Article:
As the war continues unabated, yesterday, EU member states agreed to extend the Temporary Protection Directive one more year until March 2025.
The Temporary Protection Directive was activated on 4 March 2022 for the first time since its creation in 2001. By doing so, the European Union responded to millions fleeing Ukraine and entering EU countries seeking peace and reception.
The directive facilitates the integration of Ukrainian nationals by providing immediate protection. In practice, this means access to residence and work permits and housing, to EU countries’ education and medical systems and social welfare. The mechanism also reduces pressure on the national asylum systems of member states.
According to the Council of the European Union, more than 4.1 million people from Ukraine benefited from the mechanism up to 31 July 2023. Thanks to solidarity and the implementation of the Temporary Protection Directive, assistance for Ukrainian refugees across Europe has been outstanding. However, the new challenge for cities is now transitioning from emergency response to a long-term integration strategy.
Eurocities has launched a City Trends Paper on Ukrainian refugees in cities that gathers local governments’ needs concerning the future of protection for Ukrainians in Europe. The publication gives an overview of the challenges related to the integration Ukrainians, primarily Ukrainian women. It compiles exemplary practices for their integration into European cities, particularly in housing and accommodation, education and employment. Importantly, the paper calls for more clarity about what happens after the end of the directive, so that cities can adapt their services if and when needed.
Katharina Bamberg, Head of Migration at Eurocities, stated: “Adapting service provision in cities according to new legal realities does not happen from one day to another. Local authorities, therefore, need clarity about what happens when temporary protection runs out and how this may affect Ukrainians living in their cities. Therefore, the EU and national governments should decide as soon as possible and well before the end of the temporary protection period what will happen to the residence and protection status of Ukrainians.”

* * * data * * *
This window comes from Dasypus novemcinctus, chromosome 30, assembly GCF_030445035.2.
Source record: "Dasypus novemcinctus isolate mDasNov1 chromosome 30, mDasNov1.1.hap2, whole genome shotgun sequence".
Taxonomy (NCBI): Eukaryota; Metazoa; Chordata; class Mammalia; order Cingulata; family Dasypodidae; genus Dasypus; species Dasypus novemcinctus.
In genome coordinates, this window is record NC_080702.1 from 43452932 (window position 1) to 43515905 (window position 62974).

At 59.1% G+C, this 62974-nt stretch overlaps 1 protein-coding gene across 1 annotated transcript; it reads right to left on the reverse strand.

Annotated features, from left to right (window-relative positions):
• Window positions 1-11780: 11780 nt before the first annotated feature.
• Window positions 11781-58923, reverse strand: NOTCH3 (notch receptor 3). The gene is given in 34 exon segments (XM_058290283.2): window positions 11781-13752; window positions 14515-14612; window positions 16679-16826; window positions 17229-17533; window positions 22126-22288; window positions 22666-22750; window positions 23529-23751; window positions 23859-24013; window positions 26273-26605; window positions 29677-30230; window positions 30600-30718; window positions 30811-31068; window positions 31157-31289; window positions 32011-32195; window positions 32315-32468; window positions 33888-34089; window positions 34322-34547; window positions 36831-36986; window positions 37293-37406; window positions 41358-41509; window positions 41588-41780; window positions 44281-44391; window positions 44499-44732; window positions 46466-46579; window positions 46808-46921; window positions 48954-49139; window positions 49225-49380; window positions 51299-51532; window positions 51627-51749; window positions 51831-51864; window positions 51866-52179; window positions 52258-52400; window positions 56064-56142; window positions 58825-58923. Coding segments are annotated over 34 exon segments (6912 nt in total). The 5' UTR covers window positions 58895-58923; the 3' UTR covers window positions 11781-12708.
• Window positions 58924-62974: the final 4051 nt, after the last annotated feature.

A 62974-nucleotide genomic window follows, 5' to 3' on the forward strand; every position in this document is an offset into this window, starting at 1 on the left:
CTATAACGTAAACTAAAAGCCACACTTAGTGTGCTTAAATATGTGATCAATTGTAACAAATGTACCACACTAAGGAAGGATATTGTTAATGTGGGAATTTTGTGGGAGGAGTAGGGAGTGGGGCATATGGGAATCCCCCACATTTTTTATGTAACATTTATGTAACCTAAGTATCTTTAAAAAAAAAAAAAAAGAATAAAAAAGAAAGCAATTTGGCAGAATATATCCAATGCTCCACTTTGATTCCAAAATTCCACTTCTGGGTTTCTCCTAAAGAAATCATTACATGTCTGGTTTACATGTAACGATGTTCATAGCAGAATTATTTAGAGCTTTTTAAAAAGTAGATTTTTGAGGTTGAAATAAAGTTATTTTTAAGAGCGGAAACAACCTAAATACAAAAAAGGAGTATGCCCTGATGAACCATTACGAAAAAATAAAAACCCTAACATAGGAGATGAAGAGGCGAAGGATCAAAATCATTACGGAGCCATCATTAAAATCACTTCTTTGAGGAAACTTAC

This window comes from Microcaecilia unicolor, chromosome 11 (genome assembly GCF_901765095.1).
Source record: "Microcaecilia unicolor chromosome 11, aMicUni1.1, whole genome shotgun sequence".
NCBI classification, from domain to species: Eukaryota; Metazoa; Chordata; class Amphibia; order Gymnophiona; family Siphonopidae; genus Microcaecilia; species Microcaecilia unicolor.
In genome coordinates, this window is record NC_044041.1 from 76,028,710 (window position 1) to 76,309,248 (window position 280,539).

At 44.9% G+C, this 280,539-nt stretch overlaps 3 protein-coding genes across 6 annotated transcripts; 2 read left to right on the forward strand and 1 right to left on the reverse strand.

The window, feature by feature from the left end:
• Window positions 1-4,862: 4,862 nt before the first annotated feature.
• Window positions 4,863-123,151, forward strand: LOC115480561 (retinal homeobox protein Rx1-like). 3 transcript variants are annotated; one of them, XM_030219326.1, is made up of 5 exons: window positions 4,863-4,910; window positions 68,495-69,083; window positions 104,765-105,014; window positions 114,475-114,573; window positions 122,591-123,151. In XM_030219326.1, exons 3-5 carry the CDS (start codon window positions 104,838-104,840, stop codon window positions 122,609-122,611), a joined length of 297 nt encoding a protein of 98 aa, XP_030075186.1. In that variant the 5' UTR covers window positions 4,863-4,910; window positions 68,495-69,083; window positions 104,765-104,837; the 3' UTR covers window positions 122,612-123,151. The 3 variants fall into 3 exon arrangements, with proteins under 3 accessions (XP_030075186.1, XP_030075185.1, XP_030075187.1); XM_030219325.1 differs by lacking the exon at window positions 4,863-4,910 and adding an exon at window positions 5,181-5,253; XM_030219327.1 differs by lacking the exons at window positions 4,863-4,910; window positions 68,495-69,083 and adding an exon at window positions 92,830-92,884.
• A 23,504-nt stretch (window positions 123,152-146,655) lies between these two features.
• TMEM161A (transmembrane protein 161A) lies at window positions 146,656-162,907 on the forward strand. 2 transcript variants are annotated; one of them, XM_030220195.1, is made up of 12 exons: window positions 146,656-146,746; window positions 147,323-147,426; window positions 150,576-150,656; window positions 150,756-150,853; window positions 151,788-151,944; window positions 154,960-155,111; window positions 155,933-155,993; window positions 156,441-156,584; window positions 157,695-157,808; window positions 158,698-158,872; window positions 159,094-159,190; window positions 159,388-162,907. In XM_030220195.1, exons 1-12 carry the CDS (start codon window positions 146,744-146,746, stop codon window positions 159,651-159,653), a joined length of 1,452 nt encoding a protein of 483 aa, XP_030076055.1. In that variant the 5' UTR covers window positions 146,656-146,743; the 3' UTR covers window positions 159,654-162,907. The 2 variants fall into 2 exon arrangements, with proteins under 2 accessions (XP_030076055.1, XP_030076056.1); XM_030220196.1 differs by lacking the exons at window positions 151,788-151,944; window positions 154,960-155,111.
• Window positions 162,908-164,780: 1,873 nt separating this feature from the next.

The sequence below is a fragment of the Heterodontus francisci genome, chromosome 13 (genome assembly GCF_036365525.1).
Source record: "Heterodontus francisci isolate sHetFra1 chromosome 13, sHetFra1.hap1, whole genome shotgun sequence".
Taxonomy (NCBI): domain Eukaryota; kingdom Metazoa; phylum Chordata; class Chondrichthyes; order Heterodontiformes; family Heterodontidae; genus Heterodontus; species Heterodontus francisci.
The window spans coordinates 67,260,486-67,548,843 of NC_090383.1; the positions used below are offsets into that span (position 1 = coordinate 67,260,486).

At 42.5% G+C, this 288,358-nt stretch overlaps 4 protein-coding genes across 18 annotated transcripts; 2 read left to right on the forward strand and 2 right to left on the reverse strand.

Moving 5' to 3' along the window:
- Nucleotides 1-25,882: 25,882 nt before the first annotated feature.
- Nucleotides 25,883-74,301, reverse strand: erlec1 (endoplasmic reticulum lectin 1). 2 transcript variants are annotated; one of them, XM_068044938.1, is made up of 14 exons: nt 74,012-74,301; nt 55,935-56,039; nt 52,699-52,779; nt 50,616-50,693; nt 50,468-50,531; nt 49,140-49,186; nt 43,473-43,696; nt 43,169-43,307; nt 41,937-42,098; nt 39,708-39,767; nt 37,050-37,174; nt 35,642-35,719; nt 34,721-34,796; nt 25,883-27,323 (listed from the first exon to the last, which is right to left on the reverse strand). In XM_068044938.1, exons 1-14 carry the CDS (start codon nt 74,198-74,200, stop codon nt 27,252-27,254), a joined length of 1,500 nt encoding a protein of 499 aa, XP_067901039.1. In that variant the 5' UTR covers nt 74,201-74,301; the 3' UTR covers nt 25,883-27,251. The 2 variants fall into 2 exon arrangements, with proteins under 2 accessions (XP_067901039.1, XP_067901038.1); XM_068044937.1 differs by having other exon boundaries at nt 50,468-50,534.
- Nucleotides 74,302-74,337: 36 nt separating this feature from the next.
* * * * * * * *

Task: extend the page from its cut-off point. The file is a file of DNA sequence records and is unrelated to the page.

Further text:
In addition, the paper focuses on the need for additional funding to support the integration of Ukrainian refugees and for this funding to be made more accessible. Lastly, the publication points out the need to include cities in cross-governance discussions on the future of temporary protection of Ukrainians in Europe.
Last June, Eurocities talked with Alberto Horst Neidhardt, Senior Policy Analyst at the think tank European Policy Centre, about what the TPD means locally and cities’ role in welcoming refugees.
It is important to remember that asylum seekers and refugees from other countries are treated under the EU’s asylum rules rather than the Temporary Protection Directive. Those who enter the EU via dangerous migration routes are unprotected and without papers.
In this context, the Home Affairs ministers of the 27 member states yesterday discussed the development of a controversial ‘preventive model’ of the New Pact on Migration and Asylum to manage migration more effectively. Ministers want to tackle smuggling, combat the causes of people’s migration to Europe, develop legal pathways and work on sustainable readmission and return policies.
The European asylum system has been under review and negotiation since 2015. This process is supposed to result in a common EU framework to deal with all aspects of asylum and migration. Ministers aim to establish more precise and fairer rules and procedures for managing those seeking protection in Europe.
Katharina Bamberg said, “cities have been outspoken about their openness to receive and welcome refugees.” In the statement, ‘Caring Cities: Acting in solidarity with all refugees,’ launched in May 2022, Eurocities called for non-discriminatory, equal access to rights and protection for all refugees in Europe.
At the same time as helping refugees from Ukraine, cities need to ensure that all refugees, regardless of their origins and identity, no matter the colour of their skin, their gender, sexual orientation or religion, are receiving the same right to protection. International and EU law that guarantees equal access to rights and protection in Europe for all refugees and people needing safety must be upheld and applied fairly.
An agreement on the Pact files should be reached before the current legislative term ends (June 2024).